One Night in Mongkok is the kind of film that is completely solid, a workable but not exactly revolutionary crime pic, with one big fractured flaw that goes against the rest of it's assured parts. I genuinely liked everything about the film- the story was interesting, the performances were (mostly) quite good, the setting was perfect, the direction was gritty- but they had to throw in a hooker with a heart of gold. And, as if that cliche wasn't enough, it had to be a chipper hooker with a heart of gold in the often cute and goofy HK female lead vein. So, here you get cliche on top of cliche. While you can typecast any number of HK actress' in this, often grating, role and put them in different genres from straight comedy, to romance, to light action films, amongst the streetwise setting of One Night in Mongkok it feels not only out of place but down right pandering to some commercial appeal.
To be completely fair, Dan Dan and Lai Fu's relationship could have been more contrived- they could have injected some romantic element into it. Luckily that is not the case. Their relationship is believable. At first she is thankful for his help but still sees him as another mark, another means of money. When she learns that he is a killer, she wants as far away from hm as possible, which he cannot allow. Their relationship builds because she recognizes their similarity, that they both have come to the big city to do things they are ashamed to do.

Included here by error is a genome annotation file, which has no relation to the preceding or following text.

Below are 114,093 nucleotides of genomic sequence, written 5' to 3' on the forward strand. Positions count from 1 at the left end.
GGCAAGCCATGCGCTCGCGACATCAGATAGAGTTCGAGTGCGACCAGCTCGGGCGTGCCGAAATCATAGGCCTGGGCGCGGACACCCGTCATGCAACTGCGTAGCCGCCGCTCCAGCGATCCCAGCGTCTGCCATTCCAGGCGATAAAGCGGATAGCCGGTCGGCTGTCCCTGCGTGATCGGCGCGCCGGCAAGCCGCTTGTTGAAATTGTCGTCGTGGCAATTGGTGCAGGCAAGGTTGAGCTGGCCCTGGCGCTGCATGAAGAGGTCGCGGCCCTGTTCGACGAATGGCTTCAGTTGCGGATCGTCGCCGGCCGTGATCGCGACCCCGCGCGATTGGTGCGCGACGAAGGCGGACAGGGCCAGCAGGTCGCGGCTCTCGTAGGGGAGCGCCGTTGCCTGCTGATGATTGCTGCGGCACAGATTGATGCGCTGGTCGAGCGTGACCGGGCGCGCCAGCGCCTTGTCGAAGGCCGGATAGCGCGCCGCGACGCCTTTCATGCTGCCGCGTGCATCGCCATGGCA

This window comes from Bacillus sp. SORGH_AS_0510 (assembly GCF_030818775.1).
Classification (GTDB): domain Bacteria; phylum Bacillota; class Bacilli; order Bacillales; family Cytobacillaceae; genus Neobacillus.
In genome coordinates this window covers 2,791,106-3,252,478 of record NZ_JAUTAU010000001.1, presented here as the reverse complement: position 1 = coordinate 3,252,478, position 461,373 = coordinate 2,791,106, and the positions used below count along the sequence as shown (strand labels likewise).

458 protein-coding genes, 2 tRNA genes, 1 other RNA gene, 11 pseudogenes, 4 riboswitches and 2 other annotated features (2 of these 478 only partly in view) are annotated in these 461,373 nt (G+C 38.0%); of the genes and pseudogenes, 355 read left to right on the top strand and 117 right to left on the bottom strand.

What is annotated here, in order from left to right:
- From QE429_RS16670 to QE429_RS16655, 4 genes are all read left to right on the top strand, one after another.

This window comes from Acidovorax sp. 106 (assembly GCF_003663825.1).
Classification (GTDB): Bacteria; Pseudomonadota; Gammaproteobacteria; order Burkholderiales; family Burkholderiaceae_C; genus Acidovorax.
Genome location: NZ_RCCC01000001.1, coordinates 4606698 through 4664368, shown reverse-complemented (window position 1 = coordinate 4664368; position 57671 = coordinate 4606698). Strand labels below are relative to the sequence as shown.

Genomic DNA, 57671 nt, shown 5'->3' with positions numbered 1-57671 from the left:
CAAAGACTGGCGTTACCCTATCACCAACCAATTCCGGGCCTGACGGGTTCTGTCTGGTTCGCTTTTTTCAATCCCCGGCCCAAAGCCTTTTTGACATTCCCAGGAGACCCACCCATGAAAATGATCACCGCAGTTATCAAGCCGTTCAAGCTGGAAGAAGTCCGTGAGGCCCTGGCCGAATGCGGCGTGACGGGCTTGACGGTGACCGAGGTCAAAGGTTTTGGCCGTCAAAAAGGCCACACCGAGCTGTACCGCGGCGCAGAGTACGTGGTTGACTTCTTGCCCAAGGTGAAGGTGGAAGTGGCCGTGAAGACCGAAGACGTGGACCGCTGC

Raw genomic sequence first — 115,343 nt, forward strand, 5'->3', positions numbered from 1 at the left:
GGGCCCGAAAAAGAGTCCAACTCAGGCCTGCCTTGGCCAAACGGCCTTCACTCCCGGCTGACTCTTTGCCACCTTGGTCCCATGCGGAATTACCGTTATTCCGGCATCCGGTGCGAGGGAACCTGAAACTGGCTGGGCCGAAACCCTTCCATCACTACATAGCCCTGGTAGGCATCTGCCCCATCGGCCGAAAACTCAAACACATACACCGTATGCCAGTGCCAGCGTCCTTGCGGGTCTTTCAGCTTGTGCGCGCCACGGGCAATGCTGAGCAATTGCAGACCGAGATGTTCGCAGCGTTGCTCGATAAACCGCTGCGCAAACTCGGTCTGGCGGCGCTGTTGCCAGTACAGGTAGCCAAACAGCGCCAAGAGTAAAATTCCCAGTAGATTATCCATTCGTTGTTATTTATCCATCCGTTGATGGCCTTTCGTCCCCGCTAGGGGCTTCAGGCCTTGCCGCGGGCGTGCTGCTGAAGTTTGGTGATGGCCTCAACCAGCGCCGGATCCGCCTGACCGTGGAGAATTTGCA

Daniel Wu does a convincing job. He invests Lai Fu with a small town innocence as well as a sort of empty/vague quality and temper that makes you believe he is capable to perform the violence he has been assigned. Likewise, actors playing the police have an ease that makes you feel for their comradery and the helplessness in the face of a tight-lipped underworld. There isn't any glamor to be had in either avenue of life, crime-stopping and crime-committing, and the prospects are equally dim.